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United States Court of Appeals for the Ninth Circuit
May 10, 1994, Argued, Submitted, San Francisco, California ; November 1, 1994, Filed
REINHARDT, Circuit Judge:
In 1979, debtor Victoria Farms, Inc. ("Victoria Farms") mortgaged its farm to Equitable Life Assurance Society of the United States ("Equitable"). See S.E.R. tab 1, Ex. A, at 7. The mortgage took the form of a "deed of trust," which simply granted Equitable a lien on the property. In return, Victoria Farms received $ 350,000.00.
In 1988, Victoria Farms mortgaged its farm to a second creditor, Visalia Production Credit Association ("Visalia"). See id. at 9. This second mortgage also took the form of a "deed of trust." In return, Victoria Farms received $ 376,720.00 [**2] from Visalia.
II. Prior Proceedings
A. Bankruptcy Court. In 1990, Victoria Farms voluntarily filed for bankruptcy under Chapter 11 of the United States Bankruptcy Code. Pursuant to the bankruptcy court's approval, Victoria Farms sold the farm in the fourth quarter of 1991 for $ 594,804.60. Of this amount, $ 421,447.57 was paid to the first mortgagee (Equitable) by the escrow agent, and $ 37,150.05 was paid for various closing costs.
The remainder ($ 136,206.98) was placed in an impound account, which was administered by Victoria Farm's lawyer. The lawyer distributed $ 130,434.98 in the first quarter of 1992 to the second mortgagee (Visalia). Although Victoria Farms still owed Visalia $ 52,051.64, Visalia accepted the disbursement as payment in full. Victoria Farms kept the remaining $ 5,772.00. 1
In 1992, the bankruptcy court dismissed the case. The court held that Victoria [**3] Farms was required to pay St. Angelo, the regional United States trustee, only $ 400.00 in fees under 28 U.S.C. § 1930(a)(6). 2 [**4] In calculating the fees, the court excluded the sale proceeds from the farm because it had been "indirectly" distributed by others (i.e., the escrow agent and the lawyer). Thus, it concluded that the trustee was only entitled to the minimum amount under the bankruptcy statute. 3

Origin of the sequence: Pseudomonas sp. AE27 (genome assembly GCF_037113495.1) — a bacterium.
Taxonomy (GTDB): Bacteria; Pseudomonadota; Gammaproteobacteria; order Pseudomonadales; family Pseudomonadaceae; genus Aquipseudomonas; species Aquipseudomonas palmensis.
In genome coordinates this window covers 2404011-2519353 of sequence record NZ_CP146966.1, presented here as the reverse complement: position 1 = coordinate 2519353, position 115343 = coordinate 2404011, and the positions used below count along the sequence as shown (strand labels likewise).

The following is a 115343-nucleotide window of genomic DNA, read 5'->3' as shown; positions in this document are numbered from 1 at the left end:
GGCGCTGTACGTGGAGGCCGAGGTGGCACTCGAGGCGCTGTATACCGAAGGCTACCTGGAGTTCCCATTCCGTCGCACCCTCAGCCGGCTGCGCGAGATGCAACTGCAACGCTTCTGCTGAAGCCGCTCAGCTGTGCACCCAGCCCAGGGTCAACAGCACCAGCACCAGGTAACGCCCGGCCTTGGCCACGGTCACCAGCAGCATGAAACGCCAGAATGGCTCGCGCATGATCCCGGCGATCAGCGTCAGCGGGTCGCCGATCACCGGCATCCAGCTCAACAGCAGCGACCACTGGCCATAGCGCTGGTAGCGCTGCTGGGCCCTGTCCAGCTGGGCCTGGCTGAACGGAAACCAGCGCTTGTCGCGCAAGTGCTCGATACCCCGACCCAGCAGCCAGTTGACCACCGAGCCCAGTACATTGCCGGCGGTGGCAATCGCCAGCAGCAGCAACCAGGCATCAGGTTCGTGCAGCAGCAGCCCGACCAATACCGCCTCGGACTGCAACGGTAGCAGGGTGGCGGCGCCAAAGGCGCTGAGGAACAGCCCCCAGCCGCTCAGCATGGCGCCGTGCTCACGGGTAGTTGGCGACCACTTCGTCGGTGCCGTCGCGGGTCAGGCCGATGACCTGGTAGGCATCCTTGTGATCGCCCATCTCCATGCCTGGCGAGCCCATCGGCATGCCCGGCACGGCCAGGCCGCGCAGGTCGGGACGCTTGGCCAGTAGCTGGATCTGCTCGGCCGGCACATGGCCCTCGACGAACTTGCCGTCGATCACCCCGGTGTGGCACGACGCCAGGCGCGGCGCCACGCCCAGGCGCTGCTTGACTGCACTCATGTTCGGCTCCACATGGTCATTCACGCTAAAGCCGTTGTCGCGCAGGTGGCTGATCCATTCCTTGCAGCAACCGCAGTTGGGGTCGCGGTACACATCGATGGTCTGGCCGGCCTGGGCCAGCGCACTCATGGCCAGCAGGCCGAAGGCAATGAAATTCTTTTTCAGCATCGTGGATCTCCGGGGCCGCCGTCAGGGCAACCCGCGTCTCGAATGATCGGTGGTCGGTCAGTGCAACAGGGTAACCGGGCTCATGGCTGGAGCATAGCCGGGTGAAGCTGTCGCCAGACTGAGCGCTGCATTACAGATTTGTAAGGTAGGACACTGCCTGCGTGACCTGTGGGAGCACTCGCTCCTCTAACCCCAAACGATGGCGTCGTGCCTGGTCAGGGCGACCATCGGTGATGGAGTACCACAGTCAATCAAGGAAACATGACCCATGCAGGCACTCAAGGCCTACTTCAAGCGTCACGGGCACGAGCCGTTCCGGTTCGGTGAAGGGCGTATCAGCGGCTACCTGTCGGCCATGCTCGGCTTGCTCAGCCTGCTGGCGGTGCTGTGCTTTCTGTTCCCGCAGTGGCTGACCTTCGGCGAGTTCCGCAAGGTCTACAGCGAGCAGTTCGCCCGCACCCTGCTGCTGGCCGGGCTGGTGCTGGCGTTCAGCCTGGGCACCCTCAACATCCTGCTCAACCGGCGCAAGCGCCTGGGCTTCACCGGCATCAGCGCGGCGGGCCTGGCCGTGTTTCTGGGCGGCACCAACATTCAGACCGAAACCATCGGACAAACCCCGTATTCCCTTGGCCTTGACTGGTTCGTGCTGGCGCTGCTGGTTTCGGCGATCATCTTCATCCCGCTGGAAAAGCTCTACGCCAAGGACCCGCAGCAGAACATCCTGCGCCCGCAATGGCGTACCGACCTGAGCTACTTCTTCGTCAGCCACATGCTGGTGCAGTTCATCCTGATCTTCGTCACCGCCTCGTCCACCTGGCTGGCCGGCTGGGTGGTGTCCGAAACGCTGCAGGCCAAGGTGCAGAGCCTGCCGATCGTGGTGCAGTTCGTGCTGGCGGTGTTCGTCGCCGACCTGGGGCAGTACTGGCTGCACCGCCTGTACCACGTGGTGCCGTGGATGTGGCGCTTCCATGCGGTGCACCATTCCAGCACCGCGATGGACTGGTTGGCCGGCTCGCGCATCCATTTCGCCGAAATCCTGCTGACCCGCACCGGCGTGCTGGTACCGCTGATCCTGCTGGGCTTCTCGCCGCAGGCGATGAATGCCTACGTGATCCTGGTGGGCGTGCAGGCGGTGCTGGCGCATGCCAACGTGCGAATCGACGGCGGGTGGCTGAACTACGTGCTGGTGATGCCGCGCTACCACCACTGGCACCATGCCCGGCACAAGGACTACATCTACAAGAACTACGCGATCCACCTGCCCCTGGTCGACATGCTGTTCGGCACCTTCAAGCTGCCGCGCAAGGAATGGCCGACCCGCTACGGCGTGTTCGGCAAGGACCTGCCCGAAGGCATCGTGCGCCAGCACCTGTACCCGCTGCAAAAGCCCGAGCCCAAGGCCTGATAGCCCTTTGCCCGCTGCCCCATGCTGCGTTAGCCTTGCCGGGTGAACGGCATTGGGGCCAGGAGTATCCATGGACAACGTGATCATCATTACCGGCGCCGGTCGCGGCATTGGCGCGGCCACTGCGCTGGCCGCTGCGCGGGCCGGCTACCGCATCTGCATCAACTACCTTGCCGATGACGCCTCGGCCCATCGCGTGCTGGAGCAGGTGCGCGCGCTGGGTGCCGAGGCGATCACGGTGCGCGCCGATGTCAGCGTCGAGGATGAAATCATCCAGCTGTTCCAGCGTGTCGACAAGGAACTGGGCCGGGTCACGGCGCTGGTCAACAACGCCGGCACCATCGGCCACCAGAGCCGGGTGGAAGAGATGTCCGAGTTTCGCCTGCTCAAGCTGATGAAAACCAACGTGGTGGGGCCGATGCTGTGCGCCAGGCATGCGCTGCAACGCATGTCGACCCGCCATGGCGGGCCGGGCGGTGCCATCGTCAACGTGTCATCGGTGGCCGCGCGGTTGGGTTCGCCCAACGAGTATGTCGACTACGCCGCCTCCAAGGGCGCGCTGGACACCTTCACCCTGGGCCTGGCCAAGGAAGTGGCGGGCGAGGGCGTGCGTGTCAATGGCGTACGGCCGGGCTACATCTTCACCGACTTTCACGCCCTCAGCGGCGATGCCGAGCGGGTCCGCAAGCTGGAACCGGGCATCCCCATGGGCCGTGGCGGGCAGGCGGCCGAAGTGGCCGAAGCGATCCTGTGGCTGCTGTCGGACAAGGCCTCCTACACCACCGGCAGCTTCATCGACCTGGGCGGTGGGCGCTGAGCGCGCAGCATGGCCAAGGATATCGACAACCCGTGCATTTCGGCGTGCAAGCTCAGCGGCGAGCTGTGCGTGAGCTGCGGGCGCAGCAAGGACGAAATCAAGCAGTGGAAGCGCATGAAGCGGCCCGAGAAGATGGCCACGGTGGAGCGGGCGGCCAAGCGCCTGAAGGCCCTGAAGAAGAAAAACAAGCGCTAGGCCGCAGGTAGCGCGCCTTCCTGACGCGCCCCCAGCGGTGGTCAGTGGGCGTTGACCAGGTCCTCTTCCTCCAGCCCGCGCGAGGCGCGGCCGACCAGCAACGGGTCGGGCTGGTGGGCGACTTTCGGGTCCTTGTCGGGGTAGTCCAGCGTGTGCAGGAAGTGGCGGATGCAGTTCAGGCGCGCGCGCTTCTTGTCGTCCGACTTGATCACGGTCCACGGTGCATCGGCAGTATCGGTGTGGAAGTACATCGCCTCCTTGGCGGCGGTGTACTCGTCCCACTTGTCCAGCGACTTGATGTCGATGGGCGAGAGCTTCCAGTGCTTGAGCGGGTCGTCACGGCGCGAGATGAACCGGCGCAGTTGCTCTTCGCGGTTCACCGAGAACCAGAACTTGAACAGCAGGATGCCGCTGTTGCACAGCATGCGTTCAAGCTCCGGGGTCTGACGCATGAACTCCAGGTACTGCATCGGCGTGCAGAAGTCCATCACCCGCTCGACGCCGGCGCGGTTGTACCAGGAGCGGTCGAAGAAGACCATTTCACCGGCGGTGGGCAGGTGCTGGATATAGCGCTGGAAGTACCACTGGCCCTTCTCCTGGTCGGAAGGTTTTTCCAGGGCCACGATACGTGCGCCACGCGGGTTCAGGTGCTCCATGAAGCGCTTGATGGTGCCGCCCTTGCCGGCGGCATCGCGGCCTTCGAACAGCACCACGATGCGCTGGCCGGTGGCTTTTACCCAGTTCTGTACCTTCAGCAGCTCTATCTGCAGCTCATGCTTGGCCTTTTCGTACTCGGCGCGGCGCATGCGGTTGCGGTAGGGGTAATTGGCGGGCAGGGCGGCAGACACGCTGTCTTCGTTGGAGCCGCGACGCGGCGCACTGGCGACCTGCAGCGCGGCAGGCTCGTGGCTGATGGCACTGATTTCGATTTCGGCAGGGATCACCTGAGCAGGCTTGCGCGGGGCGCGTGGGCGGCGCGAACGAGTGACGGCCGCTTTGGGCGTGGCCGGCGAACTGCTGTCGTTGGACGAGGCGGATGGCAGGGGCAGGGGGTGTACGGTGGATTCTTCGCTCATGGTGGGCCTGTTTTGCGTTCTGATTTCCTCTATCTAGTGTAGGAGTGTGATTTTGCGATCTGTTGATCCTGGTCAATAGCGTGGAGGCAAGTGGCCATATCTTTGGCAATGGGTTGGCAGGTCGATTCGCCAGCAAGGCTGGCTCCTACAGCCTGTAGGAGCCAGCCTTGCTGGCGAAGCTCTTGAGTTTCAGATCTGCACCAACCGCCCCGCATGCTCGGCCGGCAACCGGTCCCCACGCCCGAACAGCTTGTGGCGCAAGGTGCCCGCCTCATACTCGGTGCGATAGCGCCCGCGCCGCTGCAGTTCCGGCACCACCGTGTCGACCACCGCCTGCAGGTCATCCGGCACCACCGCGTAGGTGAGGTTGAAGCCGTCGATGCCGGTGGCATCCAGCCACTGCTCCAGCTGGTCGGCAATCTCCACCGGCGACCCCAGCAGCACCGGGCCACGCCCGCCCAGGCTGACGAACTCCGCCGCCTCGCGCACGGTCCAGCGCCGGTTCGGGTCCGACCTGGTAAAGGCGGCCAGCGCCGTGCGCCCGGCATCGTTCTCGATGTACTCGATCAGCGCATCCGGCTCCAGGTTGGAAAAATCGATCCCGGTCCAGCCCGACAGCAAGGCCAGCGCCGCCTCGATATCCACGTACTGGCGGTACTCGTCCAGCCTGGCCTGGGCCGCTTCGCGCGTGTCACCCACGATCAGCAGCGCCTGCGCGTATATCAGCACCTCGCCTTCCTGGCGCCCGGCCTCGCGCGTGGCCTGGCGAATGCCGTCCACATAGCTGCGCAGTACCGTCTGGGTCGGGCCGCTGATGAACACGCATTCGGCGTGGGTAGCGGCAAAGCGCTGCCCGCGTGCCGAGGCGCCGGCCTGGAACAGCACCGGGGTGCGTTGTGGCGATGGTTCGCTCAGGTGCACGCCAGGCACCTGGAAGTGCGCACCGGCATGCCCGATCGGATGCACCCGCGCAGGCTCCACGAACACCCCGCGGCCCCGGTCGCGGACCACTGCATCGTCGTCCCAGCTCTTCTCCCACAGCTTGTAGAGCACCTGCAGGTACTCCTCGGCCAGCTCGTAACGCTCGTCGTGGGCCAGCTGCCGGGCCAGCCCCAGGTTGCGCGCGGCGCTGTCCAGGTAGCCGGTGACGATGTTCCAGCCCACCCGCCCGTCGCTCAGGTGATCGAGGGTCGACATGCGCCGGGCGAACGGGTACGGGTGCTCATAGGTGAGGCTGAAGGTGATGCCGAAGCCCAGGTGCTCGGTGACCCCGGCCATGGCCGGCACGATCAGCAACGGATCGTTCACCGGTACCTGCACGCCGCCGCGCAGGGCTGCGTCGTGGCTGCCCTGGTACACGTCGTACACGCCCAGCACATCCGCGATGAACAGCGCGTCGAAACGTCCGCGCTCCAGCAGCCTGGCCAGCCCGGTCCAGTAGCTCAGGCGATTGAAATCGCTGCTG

B. District Court. St. Angelo appealed the bankruptcy court's judgment to the district court, claiming that under 28 U.S.C. § 1930(a)(6) he was in fact entitled to $ 4,250.00 in fees. St. Angelo argued that, under the terms of the statute, he was entitled to (i) $ 3,750.00 for the $ 594,804.60 disbursement to the first creditor, and (ii) $ 500.00 for the $ 130,434.98 disbursement to the second creditor. See id. Without providing any explanation, the district court rejected St. Angelo's argument and held that the term "disbursement" in 28 U.S.C. § 1930(a)(6) excludes all payments made to a secured creditor from the sale proceeds of the secured property. St. Angelo timely appeals.
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38 F.3d 1525 *; 1994 U.S. App. LEXIS 30381 **; 94 Cal. Daily Op. Service 8307; 31 Collier Bankr. Cas. 2d (MB) 1166; 26 Bankr. Ct. Dec. 247; Bankr. L. Rep. (CCH) P76,190; 94 Daily Journal DAR 15427
MARK ST. ANGELO, ACTING U.S. TRUSTEE FOR REGION 17, Plaintiff-Appellant, v. VICTORIA FARMS, INC., Defendant-Appellee.
Subsequent History: [**1] As Amended February 2, 1995.
Prior History: Appeal from the United States District Court for the Eastern District of California. D.C. No. CV-92-05169-REC. Robert E. Coyle, District Judge, Presiding.
Farms, uniformity clause, district court, disbursement, bankruptcy court, Judicial Improvements Act, region, proceeds of sale, strike down, invalidate, Equitable, moot, bankruptcy judge, proceedings, uniformly, asserts, cases, enact
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